Investors seeking opportunities in the construction tech space might want to look at two potentially under-the-radar segments: payments and data analytics. That’s according to a new report from consulting giant McKinsey & Co.
In the payments category, the report notes that the “vast majority” of payments made in the construction industry are done via paper.
“Offerings that increase technology penetration in the payments space, particularly with small to midsize businesses, will become increasingly critical to enable the full digitization of the construction industry value chain,” the report says.
McKinsey & Co. highlights the need for tools in the construction industry that improve the quote-to-cash process, which encompasses the entire sales cycle, and the procure-to-pay process, which involves buying goods and services. These tools “enable broader data visibility,” according to the report, and free up working capital for contractors, suppliers and owners.
The report also focuses on the potential for investment in data analytics.
“The construction industry has few, if any, truly predictive analytics solutions at the project or industry scale,” according to McKinsey & Co.
The analytics tools that are available are limited primarily to trade association surveys or dashboards built from insufficient data mined from companies, the report says.
“Both investors and the industry overall can create significant value by developing analytics and insights platforms that leverage the growing pool of inter- and intra-company data. These platforms will enable more proactive, data-driven management of both individual projects and companies overall,” the report says.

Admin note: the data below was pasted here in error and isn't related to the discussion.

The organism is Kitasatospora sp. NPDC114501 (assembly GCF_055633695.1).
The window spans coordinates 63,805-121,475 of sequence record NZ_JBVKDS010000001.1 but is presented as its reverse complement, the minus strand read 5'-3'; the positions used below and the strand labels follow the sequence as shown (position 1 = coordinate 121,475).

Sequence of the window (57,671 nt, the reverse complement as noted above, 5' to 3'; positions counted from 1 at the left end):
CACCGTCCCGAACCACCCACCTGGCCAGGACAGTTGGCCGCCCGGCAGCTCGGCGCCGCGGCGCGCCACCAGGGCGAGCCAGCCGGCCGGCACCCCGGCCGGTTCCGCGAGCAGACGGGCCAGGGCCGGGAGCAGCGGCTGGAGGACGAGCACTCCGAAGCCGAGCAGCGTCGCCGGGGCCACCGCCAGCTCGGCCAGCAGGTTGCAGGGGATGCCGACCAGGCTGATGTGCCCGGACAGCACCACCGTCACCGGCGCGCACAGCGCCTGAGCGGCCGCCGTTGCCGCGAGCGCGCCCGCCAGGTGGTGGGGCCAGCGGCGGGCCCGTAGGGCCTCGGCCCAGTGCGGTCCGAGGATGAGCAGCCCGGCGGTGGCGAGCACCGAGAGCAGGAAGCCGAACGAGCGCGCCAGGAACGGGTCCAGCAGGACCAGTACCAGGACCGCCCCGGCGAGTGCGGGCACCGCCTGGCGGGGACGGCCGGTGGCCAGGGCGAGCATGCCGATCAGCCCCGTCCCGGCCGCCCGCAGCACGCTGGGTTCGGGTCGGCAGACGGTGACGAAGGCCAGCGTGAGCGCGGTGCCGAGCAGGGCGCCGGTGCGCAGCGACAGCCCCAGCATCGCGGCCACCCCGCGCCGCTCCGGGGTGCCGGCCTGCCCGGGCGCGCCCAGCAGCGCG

McKinsey & Co. says that while construction tech players have suffered a “painful shakeout” amid the pandemic recession, leading to a possible rise in bankruptcies among smaller companies and further industry consolidation, the coronavirus pandemic will drive a net increase in the construction sector’s use of technology.
The report indicates that considerable growth in construction tech will come through multipurpose platforms rather than single-purpose software. Twenty percent of companies offer construction tech platforms that combine at least five uses, compared with 13 percent in 2017. This presents opportunities for strategic or financial investors to execute roll-ups and other integrations, McKinsey & Co. says.
“Construction technology is still a heavily fragmented, point-solutions-driven market with ample opportunity for integration plays that create either new platforms or attractive component acquisition targets for growing incumbent platforms,” according to the report.
Before the pandemic, VC investment in construction tech — such as 3D modeling, 3D printing, project scheduling, contract management and design simulation — was soaring, according to the report. From 2009 through 2013, VC investment in construction tech totaled $8 billion. But from 2014 through 2019, that total had skyrocketed to $25 million. However, more than half ($13 billion) of the VC haul from 2014 through 2019 went toward M&A, the report says.
“VC investment in construction tech outpaced the overall VC industry 15-fold through 2019, with clear indicators for continued momentum,” McKinsey & Co. says.
One of those intrigued venture investors is Michelle Killoran, a principal at OMERS Ventures, the venture arm of OMERS, a Canadian pension plan with over $80 billion in net assets. In this interview with FinLedger, she shared what has her so intrigued about construction technology, and why.